The gospel is the revelation of God’s plan to reconcile sinners to Himself (1 Corinthians 15:3). This saving plan was prophesied long ago (1 Peter 1:10-12), revealed to the New Testament apostles and prophets (Ephesians 2:20) and inscripturated for our sake under the inspiration of the Holy Spirit (2 Peter 1:16-21). In other words, the gospel is not a man-made message (Galatians 1:11-2:11) but a divine revelation received (1 Corinthians 15:3).
The gospel is about Jesus Christ (1 Corinthians 15:3-4). This saving plan that was revealed to the Old Testament prophets and New Testament apostles and prophets concerns Jesus Christ (Romans 1:1-4). God reconciles all things to Himself through Jesus Christ (Colossians 1:19-21). Consequently, the Father sent Jesus at the appropriate time in history to face the “hour” of His death on the cross for us (John 12:23-28; 17:1). In this sense we may also say that the gospel is an unrepeatable event in history.
Thus, the heart of the gospel is the death, burial and resurrection of Jesus Christ, for this historical event was the plan which has now been revealed (1 Corinthians 15:3-4).
1. Jesus Christ died as a propitiatory sacrifice for sin (1 Corinthians 15:3; Hebrews 2:14-17). We are sinners born in sin who owe a debt too large to pay (Romans 6:23). Thus, the gospel is not a message of what we must do to redeem ourselves-that’s religion. The gospel is the message that only Jesus can cancel the debt of sin that we owe (Colossians 2:13-14; cf. 2 Corinthians 5:21). This penal-substitutionary death was according to the Scriptures (Isaiah 53:4-5).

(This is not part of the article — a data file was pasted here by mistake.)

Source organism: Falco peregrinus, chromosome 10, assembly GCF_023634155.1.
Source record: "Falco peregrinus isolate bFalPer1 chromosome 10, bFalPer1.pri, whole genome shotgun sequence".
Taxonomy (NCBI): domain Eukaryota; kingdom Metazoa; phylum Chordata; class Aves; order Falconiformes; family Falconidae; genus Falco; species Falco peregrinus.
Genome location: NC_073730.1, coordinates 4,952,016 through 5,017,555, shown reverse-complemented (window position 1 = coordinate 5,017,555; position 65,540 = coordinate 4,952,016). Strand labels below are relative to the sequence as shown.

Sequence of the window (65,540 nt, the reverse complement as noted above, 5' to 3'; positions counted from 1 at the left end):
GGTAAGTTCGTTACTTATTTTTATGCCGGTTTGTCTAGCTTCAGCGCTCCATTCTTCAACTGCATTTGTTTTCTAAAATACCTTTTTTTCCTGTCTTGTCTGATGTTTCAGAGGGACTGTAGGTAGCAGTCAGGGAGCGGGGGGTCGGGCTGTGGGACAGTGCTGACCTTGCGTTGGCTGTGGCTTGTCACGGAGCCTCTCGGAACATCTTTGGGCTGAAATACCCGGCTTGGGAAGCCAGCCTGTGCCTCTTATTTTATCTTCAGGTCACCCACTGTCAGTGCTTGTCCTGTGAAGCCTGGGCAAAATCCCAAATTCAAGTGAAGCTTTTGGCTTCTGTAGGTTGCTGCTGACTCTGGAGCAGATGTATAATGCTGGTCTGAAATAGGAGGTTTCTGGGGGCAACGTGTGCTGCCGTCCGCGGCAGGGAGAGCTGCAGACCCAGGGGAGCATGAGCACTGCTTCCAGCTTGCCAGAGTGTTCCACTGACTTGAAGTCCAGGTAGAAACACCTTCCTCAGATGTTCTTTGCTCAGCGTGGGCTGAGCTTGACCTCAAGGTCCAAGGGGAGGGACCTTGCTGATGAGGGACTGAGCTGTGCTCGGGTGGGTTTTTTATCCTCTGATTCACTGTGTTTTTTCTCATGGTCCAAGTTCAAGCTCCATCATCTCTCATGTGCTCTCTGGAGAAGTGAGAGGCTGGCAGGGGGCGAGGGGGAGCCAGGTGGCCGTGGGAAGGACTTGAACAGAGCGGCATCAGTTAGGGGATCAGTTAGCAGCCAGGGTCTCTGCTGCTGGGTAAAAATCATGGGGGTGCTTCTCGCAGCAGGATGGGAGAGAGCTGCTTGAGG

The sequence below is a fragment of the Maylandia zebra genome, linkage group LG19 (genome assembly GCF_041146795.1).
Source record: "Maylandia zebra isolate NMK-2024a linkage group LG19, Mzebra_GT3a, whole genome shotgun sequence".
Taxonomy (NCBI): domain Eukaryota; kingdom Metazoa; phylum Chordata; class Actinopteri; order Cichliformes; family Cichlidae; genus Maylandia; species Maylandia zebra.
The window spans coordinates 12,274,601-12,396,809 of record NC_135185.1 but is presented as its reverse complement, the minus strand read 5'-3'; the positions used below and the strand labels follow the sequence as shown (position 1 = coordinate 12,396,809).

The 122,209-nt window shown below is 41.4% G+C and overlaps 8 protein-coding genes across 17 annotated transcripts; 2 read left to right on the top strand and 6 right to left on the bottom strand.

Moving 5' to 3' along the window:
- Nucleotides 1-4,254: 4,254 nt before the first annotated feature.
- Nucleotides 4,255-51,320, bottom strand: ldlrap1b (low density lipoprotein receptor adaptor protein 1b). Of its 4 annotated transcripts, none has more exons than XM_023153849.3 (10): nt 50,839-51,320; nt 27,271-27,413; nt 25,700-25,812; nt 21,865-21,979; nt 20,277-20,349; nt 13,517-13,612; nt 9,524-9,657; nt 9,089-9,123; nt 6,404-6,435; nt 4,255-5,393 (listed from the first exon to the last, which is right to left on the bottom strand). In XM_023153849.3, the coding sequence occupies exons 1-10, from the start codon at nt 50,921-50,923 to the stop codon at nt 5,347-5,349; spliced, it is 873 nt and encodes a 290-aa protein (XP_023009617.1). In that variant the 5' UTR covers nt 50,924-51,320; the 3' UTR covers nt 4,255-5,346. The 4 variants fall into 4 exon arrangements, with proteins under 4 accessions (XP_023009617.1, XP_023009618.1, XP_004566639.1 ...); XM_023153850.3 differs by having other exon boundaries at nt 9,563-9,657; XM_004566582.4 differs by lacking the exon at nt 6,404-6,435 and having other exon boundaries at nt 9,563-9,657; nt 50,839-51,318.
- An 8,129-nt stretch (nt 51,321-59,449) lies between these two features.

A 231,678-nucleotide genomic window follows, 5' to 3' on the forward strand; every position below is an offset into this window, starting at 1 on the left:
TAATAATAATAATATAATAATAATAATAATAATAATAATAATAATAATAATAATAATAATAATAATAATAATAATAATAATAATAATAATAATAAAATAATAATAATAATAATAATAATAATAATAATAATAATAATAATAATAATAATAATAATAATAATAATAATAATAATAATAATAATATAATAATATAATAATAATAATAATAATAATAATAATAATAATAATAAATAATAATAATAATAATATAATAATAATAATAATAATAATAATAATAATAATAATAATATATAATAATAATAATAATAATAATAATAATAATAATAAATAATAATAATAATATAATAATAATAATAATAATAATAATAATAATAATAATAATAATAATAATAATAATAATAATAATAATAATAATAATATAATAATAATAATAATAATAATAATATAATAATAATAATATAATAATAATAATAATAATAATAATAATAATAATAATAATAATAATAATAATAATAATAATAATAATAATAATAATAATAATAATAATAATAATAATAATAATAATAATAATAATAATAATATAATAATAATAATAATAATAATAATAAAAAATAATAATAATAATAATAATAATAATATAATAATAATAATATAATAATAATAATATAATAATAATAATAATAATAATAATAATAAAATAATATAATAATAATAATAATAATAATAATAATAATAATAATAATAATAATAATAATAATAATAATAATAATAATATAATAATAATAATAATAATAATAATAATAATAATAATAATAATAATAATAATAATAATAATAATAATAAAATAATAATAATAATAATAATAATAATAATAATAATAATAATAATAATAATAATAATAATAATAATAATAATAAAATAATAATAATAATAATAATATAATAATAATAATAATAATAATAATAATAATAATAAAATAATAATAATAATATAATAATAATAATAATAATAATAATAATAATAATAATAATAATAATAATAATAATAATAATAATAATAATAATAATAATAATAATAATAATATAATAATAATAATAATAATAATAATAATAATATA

2. Jesus Christ was buried. The point here is that contrary to Greek philosophical ideas that Jesus only appeared to die, He really died, for He really was buried (cf. Isaiah 53:9).
3. Jesus Christ was raised on the third day according to the Scriptures (1 Corinthians 15:4; see also Acts 2:23-32). Without the resurrection there is no gospel, no good news. Without the resurrection we are still in our sins (1 Corinthians 15:12-18).